Roger Huang

Roger has worked in user acquisition and marketing roles at startups that have raised 200m+ in funding. He self-taught himself machine learning and data science in Python, and has an active interest in all sorts of technical fields. He's currently working on boosting personal cybersecurity (youarecybersecure.com)

Life Hacking

What makes for good writing—and what doesn’t.

Good writing

Good writing.

Good writing.

Good writing is about getting the reader to the next line in an organized and inspired fashion, imbuing them with the ideas you hold word-by-word, line-by-line, story-by-story. At the end, they should feel like they’ve encountered something profound, and they should look around to the nearest person to share that new feeling with.

Every word becomes a calculation with good writing: does its definition add to unnecessary complexity or does it tailor the exact experience you want to convey?

“One day I will find the right words, and they will be simple.”
― Jack KerouacThe Dharma Bums

All good writers have their own voice, so it’s not up to me to dictate that trade-off point for you. This is your experience you are trying to convey, and not mine.

However, it is good to get back to the root of writing: a good writer tries to make an idea resonate with somebody else. Defining that experience in a way that is mutually pleasurable, and comprehensible, is something all writers should strive for.

Good writing is about good ideas. If you want to be a good writer, strive to find good ideas wherever you can. Constantly strive to read new stories, meet new people, and to dream for those special ideas that move you and others.

Express those ideas in their simplest, and most beautiful form.

Good writing is about touching the undefinable sacred, and profane. Sometimes no words are more powerful than many.

“The most beautiful thing we can experience is the mysterious. It is the source of all true art and science.”― Albert EinsteinLiving Philosophies

Do not mistake word count for insight. Marx wrote his Manifesto in 48 pages. It was the ideas behind it that really mattered, and those 48 pages shook, and continue to shake our world.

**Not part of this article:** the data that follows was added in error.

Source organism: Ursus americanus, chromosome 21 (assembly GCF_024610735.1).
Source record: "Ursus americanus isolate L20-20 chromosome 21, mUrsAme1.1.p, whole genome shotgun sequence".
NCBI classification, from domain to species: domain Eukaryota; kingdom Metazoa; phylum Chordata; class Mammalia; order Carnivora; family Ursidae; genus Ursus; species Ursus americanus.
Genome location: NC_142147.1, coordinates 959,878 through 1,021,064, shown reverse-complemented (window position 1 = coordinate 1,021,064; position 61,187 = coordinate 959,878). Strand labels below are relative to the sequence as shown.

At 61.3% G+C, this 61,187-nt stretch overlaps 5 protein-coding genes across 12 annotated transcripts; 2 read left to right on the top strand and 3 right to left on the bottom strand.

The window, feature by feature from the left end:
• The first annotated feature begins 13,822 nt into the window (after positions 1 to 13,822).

Good writing is not about showing off how many words you can look up in the thesaurus, or how well you can spell and punctuate.

Good writing is about holding a reader’s attention so that they can coherently absorb the idea you’re trying to communicate.

Good writing evokes imagery: it makes the right words dance across the mind’s eye with the right rhythm. It makes the reader feel like they are stuck one wisp away from an engaging conversation over coffee: good writing makes them want to pay for the writer’s next coffee so they can narrate every detail, to the last, of the reader’s life and make them comprehensible and tied to something greater, in ways the reader themselves never fathomed.

Most importantly, good writing leaves readers wanting for more.

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Life Hacking

Pain is good.

Pain is good.

Pain tells you when you’re stretching your limits, and growing. You can be comfortable for your entire life doing the same old thing, but you’ll never grow and go beyond that limit if you don’t want to experience any pain.

Pain tells you when something’s wrong, so you can learn from it. It’s why leprosy is a curse rather than a blessing: when you can’t feel the fire, you don’t know why to pull away, and you don’t know what to think of it when you see your scars.

Pain lets you know you’re taking the risks you want to define the life you need. A full life was never achieved by idling in comfort. You need all the facets of pain, from physical, to mental, to understand and grow yourself.

What you can do with pain

When you understand pain, wonderful things happen. Every company is founded on the premise of solving the pain of others.

You need to understand what real pain is before you start being successful selling a solution for it. A large reason most startups fail is because they’re solving pain that doesn’t exist: they view pain like a phantom limb—it must be there.

Inevitably, with no market validation, they realize the pain they thought was there is a figment of their imagination. The company closes because there’s no reason for it to exist, and perhaps there never was.

Your why has to be solving the pain of somebody. If that pain is large enough, and hurts enough for them to come to you, that’s when you will succeed as an entrepreneur.